There has been much research conducted regarding the skills required to be an effective leader. As a matter of fact, for each individual who has studied effective leadership, their own distinct definition and version of the accompanying theory has been offered. Each explanation has its own unique theoretical groundings, empirical support and application to problems found in the business world.
Although there are many different leadership theories and styles, they all have one thing in common — influencing team members to accomplish a common task or an organizational goal. In her article, “A Meta-Analysis of the Relationship Between Emotional Intelligence and Effective Leadership,” Lane B. Mills states that there are three common elements to leadership: group interactions, utilizing influence and attaining goals. Great leaders work hard to drive success for both themselves and their organization. According to research conducted by Daniel Goleman detailed in Leadership That Gets Results, the most effective leaders use not one leadership technique but a variety of leadership styles, applying each of them at the right time and in the right situation. Each style has a unique impact on culture and results for an individual team or an entire organization. The benefit of having multiple techniques is the ability to be flexible and adjust in each circumstance to ensure the best results are obtained.
Although this new environment requires physicians to step up and participate as equal members of the transformational leadership team, many question whether or not they are instinctively prepared for this new and expanding role. How do the physician leaders of today and tomorrow know how to perform these indispensable expertise when little in the formative portions of a physician’s career prepares them for these types of leadership responsibilities?
Effective leadership requires the capacity to work collaboratively, display empathy and obtain buy-in from various interdisciplinary stakeholders. Physicians, like other leaders, are expected to succeed in an environment where they not only lead themselves but help to develop the clinical and leadership skills of others, something that is in opposition to the development of their clinical competencies. Traditionally, physicians are not trained, socialized or expected to play well together within organizations. Rather, physicians have historically been taught, through medical school and residency programs, to focus their attention on providing excellent individualized patient care by establishing expertise and amassing an ever-growing base of medical knowledge, according to the Accreditation Council for Graduate Medical Education.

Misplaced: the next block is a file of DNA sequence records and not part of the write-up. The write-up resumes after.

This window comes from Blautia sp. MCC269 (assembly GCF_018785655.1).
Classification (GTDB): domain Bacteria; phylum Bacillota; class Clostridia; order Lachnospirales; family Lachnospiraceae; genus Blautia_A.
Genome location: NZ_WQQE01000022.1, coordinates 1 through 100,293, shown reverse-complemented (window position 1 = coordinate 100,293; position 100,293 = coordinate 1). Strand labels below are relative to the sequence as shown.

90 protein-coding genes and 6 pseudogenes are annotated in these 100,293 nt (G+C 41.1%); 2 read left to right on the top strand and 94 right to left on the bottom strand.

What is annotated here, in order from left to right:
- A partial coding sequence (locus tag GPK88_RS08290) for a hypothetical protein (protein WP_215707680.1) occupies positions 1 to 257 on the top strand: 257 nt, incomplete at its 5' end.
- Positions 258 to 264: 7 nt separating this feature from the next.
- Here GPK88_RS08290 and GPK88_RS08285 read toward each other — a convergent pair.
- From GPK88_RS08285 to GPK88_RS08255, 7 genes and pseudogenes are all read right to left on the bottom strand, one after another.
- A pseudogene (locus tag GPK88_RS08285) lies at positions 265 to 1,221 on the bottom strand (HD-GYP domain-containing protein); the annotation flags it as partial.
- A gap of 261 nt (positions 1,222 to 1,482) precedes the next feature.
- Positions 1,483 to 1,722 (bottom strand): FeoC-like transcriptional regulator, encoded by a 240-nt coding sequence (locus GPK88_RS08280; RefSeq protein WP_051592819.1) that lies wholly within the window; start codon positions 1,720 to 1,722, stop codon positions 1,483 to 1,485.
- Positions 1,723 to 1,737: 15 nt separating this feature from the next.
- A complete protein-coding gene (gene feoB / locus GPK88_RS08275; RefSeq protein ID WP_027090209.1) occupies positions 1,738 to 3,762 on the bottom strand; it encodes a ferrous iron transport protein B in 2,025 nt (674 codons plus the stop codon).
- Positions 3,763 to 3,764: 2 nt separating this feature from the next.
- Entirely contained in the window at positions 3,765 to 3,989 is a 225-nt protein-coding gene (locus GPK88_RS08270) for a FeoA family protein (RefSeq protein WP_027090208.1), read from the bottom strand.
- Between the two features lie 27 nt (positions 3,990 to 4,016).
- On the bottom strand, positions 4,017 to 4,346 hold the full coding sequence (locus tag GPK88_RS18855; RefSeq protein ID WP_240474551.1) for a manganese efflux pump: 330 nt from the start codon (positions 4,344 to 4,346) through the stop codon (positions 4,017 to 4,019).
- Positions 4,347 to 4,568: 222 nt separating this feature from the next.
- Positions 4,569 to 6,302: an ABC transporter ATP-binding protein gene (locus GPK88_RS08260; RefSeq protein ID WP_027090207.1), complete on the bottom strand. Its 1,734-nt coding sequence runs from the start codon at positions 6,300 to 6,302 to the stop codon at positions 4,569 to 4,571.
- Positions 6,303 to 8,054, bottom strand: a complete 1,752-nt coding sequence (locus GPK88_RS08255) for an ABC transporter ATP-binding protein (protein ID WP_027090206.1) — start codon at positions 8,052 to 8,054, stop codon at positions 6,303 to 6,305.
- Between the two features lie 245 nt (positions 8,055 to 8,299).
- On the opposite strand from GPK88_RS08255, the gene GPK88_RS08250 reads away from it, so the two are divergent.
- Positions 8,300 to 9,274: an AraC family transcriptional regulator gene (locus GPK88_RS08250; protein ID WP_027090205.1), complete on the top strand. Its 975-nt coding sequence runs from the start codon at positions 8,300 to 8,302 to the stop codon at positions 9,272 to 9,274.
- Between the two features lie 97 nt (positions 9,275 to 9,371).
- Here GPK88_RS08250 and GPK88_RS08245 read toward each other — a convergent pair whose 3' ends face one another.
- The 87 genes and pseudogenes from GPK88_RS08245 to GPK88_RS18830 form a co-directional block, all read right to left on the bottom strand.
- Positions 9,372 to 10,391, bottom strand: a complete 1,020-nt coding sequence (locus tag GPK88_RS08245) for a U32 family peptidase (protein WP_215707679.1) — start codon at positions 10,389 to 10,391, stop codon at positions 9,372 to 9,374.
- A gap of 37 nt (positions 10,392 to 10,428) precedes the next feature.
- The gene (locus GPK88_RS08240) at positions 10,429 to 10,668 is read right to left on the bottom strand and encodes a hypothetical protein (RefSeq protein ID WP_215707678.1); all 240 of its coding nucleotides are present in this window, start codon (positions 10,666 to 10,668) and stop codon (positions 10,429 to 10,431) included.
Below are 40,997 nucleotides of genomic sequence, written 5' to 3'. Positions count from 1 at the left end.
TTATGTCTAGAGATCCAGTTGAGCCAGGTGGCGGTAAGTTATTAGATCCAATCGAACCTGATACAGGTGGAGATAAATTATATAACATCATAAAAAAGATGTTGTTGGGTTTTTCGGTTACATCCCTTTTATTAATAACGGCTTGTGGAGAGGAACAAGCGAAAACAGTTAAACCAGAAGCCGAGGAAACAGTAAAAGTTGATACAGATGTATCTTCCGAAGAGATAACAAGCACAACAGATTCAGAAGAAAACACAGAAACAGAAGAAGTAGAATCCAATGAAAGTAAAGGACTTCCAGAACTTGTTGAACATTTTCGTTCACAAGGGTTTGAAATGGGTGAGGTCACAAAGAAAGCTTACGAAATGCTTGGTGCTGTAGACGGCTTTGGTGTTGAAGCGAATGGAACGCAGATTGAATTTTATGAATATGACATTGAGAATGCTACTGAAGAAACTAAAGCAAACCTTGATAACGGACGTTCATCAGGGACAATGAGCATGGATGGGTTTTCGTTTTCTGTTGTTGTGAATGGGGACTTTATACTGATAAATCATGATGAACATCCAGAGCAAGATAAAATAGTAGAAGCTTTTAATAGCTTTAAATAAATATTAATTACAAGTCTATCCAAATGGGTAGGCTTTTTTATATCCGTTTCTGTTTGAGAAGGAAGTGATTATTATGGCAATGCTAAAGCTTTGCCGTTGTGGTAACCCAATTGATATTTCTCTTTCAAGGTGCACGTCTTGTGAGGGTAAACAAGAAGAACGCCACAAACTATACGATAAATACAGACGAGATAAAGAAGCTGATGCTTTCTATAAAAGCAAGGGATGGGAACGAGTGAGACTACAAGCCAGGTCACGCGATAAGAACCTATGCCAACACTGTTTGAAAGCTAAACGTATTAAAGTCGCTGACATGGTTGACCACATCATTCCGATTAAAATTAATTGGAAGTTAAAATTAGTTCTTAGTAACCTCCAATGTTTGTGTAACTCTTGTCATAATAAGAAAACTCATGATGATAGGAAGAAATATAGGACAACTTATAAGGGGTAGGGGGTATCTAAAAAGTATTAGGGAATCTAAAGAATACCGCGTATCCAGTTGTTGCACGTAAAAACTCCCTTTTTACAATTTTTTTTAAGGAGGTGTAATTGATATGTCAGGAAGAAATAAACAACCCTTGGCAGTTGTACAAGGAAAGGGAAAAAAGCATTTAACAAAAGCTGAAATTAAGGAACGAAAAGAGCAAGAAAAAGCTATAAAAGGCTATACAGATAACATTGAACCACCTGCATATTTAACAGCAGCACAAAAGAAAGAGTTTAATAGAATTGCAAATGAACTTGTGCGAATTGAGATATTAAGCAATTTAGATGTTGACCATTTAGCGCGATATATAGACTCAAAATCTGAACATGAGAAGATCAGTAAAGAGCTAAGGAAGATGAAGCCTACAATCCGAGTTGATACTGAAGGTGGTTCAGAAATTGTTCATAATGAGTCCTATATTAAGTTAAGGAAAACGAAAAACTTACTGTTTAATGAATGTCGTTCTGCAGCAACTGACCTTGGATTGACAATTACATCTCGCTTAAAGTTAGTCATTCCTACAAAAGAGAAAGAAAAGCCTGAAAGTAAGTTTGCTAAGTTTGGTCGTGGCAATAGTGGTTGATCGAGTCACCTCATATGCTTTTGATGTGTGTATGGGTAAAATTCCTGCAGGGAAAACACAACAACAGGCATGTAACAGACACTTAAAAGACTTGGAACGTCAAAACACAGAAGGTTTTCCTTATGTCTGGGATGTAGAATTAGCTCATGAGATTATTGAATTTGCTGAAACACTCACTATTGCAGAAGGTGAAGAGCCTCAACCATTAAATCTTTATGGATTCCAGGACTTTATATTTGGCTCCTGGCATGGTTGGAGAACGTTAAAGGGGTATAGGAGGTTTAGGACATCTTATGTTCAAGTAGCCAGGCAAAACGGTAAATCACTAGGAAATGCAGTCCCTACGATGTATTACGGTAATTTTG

Medical schools are steeped in tradition, and the curriculum has remained relatively consistent over the past century. Physicians are traditionally prepared “to be independent thinkers, skeptical scientists and self-reliant professionals,” write Stuart Henochowicz and Diane Hetherington in “Leadership Coaching in Healthcare.” The professional culture emphasizes autonomy, self-directedness, analytical thinking, prompt decision-making and confidence, and it displays little tolerance for ambiguity.
In providing patient care, clinical departments/specialties are often like independent silos, which further undermines collaboration and encourages physicians to notice specific abnormalities and variations before noting generalizable patterns. As clinicians, physicians are praised for this type of behavior, Guthrie writes. However, this is in contrast to the role of an executive, who has the key leadership skills of collaboration, delegation and ability to address a multitude of issues simultaneously.
Getting Physicians the Leadership Skills They Need
In “Developing a Leadership Pipeline: the Cleveland Clinic Experience,” the authors state, “Because competencies to lead differ from clinical or research skills, there is a compelling need to develop leaders and create a talent pipeline.” As a reaction to the milieu’s mandate, health care organizations need to either include physicians in their current ongoing leadership development activities or develop new programs that take into account a physician’s previous training (including methodologies) and work to better meet the specific needs of this population and the role they will play in the future of the organization. The organizations and its physicians will benefit from taking a proactive approach to advancing their readiness, including developing a leadership skill set that will allow them to perform highly at the bedside with patients as well as in the business environment with their team members and other executives.
Anyone who has worked in organizational development or in the learning environment recognizes that it takes time to acquire the attitudes, behaviors and knowledge needed to successfully participate as an organizational member. David Battinelli, chief medical officer at Northwell Health, states that in his experience, “It usually takes about six to nine months for new physician leaders to be comfortable in their role and begin to make impactful decisions.”